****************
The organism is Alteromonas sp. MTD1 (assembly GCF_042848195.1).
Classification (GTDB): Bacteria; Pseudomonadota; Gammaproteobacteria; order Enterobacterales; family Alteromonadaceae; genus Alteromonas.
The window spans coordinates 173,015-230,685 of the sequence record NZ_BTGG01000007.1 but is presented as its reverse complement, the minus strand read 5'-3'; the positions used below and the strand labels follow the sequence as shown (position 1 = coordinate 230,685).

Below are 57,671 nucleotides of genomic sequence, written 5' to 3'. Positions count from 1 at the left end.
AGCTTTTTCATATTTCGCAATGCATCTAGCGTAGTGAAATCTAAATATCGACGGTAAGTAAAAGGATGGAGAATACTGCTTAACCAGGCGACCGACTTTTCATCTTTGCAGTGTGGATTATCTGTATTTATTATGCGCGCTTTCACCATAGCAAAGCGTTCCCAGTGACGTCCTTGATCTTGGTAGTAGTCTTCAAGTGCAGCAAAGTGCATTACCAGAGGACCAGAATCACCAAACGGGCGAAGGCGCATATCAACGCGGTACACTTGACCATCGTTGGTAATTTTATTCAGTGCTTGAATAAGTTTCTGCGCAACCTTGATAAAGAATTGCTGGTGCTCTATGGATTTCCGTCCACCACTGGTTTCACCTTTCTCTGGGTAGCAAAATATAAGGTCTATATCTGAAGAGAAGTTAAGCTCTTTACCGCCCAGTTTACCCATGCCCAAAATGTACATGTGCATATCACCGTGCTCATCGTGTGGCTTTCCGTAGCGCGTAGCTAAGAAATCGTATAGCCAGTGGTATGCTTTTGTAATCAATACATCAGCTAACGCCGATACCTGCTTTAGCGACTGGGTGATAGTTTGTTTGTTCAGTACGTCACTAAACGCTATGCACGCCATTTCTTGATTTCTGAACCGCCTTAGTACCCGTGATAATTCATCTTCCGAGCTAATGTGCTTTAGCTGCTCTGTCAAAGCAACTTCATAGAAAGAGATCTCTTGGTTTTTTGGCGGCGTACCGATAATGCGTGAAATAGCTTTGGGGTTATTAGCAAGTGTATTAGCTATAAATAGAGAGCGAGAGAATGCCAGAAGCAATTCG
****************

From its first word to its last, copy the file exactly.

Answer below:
The organism is Alteromonas sp. MTD1 (assembly GCF_042848195.1).
Classification (GTDB): Bacteria; Pseudomonadota; Gammaproteobacteria; order Enterobacterales; family Alteromonadaceae; genus Alteromonas.
The window spans coordinates 173,015-230,685 of the sequence record NZ_BTGG01000007.1 but is presented as its reverse complement, the minus strand read 5'-3'; the positions used below and the strand labels follow the sequence as shown (position 1 = coordinate 230,685).

Below are 57,671 nucleotides of genomic sequence, written 5' to 3'. Positions count from 1 at the left end.
AGCTTTTTCATATTTCGCAATGCATCTAGCGTAGTGAAATCTAAATATCGACGGTAAGTAAAAGGATGGAGAATACTGCTTAACCAGGCGACCGACTTTTCATCTTTGCAGTGTGGATTATCTGTATTTATTATGCGCGCTTTCACCATAGCAAAGCGTTCCCAGTGACGTCCTTGATCTTGGTAGTAGTCTTCAAGTGCAGCAAAGTGCATTACCAGAGGACCAGAATCACCAAACGGGCGAAGGCGCATATCAACGCGGTACACTTGACCATCGTTGGTAATTTTATTCAGTGCTTGAATAAGTTTCTGCGCAACCTTGATAAAGAATTGCTGGTGCTCTATGGATTTCCGTCCACCACTGGTTTCACCTTTCTCTGGGTAGCAAAATATAAGGTCTATATCTGAAGAGAAGTTAAGCTCTTTACCGCCCAGTTTACCCATGCCCAAAATGTACATGTGCATATCACCGTGCTCATCGTGTGGCTTTCCGTAGCGCGTAGCTAAGAAATCGTATAGCCAGTGGTATGCTTTTGTAATCAATACATCAGCTAACGCCGATACCTGCTTTAGCGACTGGGTGATAGTTTGTTTGTTCAGTACGTCACTAAACGCTATGCACGCCATTTCTTGATTTCTGAACCGCCTTAGTACCCGTGATAATTCATCTTCCGAGCTAATGTGCTTTAGCTGCTCTGTCAAAGCAACTTCATAGAAAGAGATCTCTTGGTTTTTTGGCGGCGTACCGATAATGCGTGAAATAGCTTTGGGGTTATTAGCAAGTGTATTAGCTATAAATAGAGAGCGAGAGAATGCCAGAAGCAATTCG